The thing that came easily to their minds was this principle of the American Cancer Society that they applied in ways that we didn't anticipate and understand. More broadly — and there were lots of these pieces of folk wisdom that they used, like, "Well, the PSA test may not be really good, but it's the most recent thing and you should always use the most recent thing."

The literature on informed consent is massive, and it repeatedly, invariably suggests that if the goal is really to give patients information so that they can make a well based medical decision, the success you have in communicating the facts runs somewhere between about a third and a half if the answer is correct.

And here you have parents, very recent parents, and what you're presumably trying to do medically is to help them deal with their child as well as possible. And I think a decision needs to be made about how much of that — of the scarce educational energy that you have for dealing with these people you want to spend on pretending to inform them about the screening choice and how much time it would be better to spend on things that would probably do a whole lot more good for a whole lot more children a whole lot more quickly.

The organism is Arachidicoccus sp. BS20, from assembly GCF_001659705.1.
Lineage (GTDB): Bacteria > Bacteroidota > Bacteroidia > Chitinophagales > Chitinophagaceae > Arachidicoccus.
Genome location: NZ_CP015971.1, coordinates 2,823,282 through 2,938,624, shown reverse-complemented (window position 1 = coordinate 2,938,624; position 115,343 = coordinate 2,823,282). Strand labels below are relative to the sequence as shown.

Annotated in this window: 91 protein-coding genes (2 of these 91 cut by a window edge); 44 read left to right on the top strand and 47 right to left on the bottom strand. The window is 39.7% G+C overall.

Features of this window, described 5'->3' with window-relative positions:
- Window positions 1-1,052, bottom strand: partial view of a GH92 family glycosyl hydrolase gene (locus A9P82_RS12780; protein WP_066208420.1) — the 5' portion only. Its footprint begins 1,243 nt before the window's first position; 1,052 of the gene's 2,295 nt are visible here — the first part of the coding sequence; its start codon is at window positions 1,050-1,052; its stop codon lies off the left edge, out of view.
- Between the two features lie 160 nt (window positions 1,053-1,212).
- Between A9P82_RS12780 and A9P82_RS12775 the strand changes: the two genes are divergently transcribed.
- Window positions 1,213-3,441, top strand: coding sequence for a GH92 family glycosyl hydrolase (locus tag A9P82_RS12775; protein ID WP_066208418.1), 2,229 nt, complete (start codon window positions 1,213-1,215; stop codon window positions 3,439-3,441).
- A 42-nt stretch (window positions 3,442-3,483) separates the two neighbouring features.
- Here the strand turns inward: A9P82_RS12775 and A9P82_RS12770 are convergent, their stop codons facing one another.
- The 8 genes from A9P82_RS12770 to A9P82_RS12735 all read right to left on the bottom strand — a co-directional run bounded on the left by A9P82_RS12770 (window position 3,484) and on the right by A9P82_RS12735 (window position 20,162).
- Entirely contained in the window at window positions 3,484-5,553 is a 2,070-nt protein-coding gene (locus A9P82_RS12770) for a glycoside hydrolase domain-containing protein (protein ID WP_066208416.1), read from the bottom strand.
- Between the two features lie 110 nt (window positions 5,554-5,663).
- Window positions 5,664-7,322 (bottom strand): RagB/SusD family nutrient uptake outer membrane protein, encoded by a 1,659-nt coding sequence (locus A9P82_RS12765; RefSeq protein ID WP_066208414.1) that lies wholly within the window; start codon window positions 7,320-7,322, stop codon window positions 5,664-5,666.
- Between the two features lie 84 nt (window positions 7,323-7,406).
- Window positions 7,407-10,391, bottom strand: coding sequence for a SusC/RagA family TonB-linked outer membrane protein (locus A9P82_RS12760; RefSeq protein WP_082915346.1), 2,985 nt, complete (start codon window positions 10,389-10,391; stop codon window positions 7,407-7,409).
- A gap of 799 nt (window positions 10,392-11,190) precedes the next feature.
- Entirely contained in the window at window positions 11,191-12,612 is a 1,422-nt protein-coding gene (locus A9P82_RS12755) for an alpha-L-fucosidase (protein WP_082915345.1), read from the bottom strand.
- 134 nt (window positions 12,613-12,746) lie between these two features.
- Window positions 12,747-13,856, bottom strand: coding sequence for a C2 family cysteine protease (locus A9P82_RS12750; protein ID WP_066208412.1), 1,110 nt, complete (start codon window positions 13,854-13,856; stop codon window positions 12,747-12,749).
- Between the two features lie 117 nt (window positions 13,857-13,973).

CHAIRMAN PELLEGRINO: Thank you. Peter? Peter Lawler.

DR. LAWLER: Right. This has been a fascinating conversation going well beyond the scope of the report, but I just think from the point of view of the parent because, like you all, I can't think from the point of view of the researcher, particularly — that, of course, a parent would want to know about specific diseases that your kid has that could be treated. This doesn't seem controversial.

But when you talk about the more comprehensive knowledge that will soon be available that Floyd was talking about, a parent would be presented with a whole bunch of statistical probabilities or risk factors. And this might, in fact, as has been said, be way too much knowledge, turning preventative medicine into indiscriminate paranoia, like "You don't get dessert because you have a slightly better than average chance of getting hypertension."

And so preventative medicine is good, but this explosion of information presented as statistical probabilities a parent might not, in fact, want because prevention could turn into paranoia. But, in fact, how could you turn this down if it were available. It would seem irresponsible.

So that leads to all the things Carl was talking about in terms of informed consent. It would be very hard, in fact, to say no, and it would be very hard, in fact, to know enough to know whether you should say no.

So, in fact, the question of informed consent is a big issue, the issue of the explosion of information and kind of — which will seem like quasi-deterministic information that, you know, you'll know what's going to happen in advance.